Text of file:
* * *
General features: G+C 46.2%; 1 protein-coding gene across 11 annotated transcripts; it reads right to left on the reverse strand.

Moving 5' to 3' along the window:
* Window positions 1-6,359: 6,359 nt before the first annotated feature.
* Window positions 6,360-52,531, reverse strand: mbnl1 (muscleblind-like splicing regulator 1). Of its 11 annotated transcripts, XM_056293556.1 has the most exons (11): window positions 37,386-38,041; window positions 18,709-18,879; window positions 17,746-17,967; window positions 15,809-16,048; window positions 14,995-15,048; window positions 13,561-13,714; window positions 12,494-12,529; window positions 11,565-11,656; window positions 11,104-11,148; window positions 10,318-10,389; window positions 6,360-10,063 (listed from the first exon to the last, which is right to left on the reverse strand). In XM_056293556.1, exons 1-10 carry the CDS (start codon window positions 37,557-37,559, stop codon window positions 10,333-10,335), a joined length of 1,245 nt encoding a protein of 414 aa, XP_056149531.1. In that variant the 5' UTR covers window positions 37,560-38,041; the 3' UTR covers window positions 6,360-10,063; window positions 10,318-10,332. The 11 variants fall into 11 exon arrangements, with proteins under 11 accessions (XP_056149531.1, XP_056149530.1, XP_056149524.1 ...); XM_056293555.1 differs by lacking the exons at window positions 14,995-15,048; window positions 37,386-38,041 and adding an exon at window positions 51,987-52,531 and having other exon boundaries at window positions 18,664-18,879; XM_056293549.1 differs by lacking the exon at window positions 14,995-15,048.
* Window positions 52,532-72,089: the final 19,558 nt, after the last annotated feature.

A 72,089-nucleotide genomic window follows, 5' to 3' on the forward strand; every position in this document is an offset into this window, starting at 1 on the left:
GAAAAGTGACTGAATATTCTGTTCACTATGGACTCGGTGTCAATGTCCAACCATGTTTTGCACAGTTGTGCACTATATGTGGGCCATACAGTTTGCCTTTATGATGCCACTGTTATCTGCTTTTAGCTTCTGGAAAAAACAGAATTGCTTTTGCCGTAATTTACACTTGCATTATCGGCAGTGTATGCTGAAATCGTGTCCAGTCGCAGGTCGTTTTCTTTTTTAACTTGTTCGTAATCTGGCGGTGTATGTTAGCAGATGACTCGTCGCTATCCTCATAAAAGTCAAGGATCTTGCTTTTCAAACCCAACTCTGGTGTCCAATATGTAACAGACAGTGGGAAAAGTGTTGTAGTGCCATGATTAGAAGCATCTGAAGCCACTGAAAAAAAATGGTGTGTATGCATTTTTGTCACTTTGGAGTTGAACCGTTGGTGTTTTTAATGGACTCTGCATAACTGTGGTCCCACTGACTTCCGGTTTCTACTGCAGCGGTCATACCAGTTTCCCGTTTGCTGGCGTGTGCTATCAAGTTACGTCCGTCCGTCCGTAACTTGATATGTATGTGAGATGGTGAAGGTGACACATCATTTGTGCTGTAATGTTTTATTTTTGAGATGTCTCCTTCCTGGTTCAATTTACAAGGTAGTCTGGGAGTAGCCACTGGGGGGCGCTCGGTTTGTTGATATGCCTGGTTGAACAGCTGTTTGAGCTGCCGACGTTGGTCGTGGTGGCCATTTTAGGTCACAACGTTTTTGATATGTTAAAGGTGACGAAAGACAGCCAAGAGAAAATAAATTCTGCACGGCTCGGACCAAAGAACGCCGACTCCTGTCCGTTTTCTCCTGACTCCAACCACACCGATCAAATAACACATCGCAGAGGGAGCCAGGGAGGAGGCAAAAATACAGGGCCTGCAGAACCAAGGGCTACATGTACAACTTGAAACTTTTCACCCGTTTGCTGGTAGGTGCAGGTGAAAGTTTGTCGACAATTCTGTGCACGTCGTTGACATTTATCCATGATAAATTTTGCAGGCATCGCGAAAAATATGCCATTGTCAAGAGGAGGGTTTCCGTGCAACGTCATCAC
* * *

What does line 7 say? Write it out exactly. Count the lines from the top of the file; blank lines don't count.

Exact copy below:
GAAAAGTGACTGAATATTCTGTTCACTATGGACTCGGTGTCAATGTCCAACCATGTTTTGCACAGTTGTGCACTATATGTGGGCCATACAGTTTGCCTTTATGATGCCACTGTTATCTGCTTTTAGCTTCTGGAAAAAACAGAATTGCTTTTGCCGTAATTTACACTTGCATTATCGGCAGTGTATGCTGAAATCGTGTCCAGTCGCAGGTCGTTTTCTTTTTTAACTTGTTCGTAATCTGGCGGTGTATGTTAGCAGATGACTCGTCGCTATCCTCATAAAAGTCAAGGATCTTGCTTTTCAAACCCAACTCTGGTGTCCAATATGTAACAGACAGTGGGAAAAGTGTTGTAGTGCCATGATTAGAAGCATCTGAAGCCACTGAAAAAAAATGGTGTGTATGCATTTTTGTCACTTTGGAGTTGAACCGTTGGTGTTTTTAATGGACTCTGCATAACTGTGGTCCCACTGACTTCCGGTTTCTACTGCAGCGGTCATACCAGTTTCCCGTTTGCTGGCGTGTGCTATCAAGTTACGTCCGTCCGTCCGTAACTTGATATGTATGTGAGATGGTGAAGGTGACACATCATTTGTGCTGTAATGTTTTATTTTTGAGATGTCTCCTTCCTGGTTCAATTTACAAGGTAGTCTGGGAGTAGCCACTGGGGGGCGCTCGGTTTGTTGATATGCCTGGTTGAACAGCTGTTTGAGCTGCCGACGTTGGTCGTGGTGGCCATTTTAGGTCACAACGTTTTTGATATGTTAAAGGTGACGAAAGACAGCCAAGAGAAAATAAATTCTGCACGGCTCGGACCAAAGAACGCCGACTCCTGTCCGTTTTCTCCTGACTCCAACCACACCGATCAAATAACACATCGCAGAGGGAGCCAGGGAGGAGGCAAAAATACAGGGCCTGCAGAACCAAGGGCTACATGTACAACTTGAAACTTTTCACCCGTTTGCTGGTAGGTGCAGGTGAAAGTTTGTCGACAATTCTGTGCACGTCGTTGACATTTATCCATGATAAATTTTGCAGGCATCGCGAAAAATATGCCATTGTCAAGAGGAGGGTTTCCGTGCAACGTCATCAC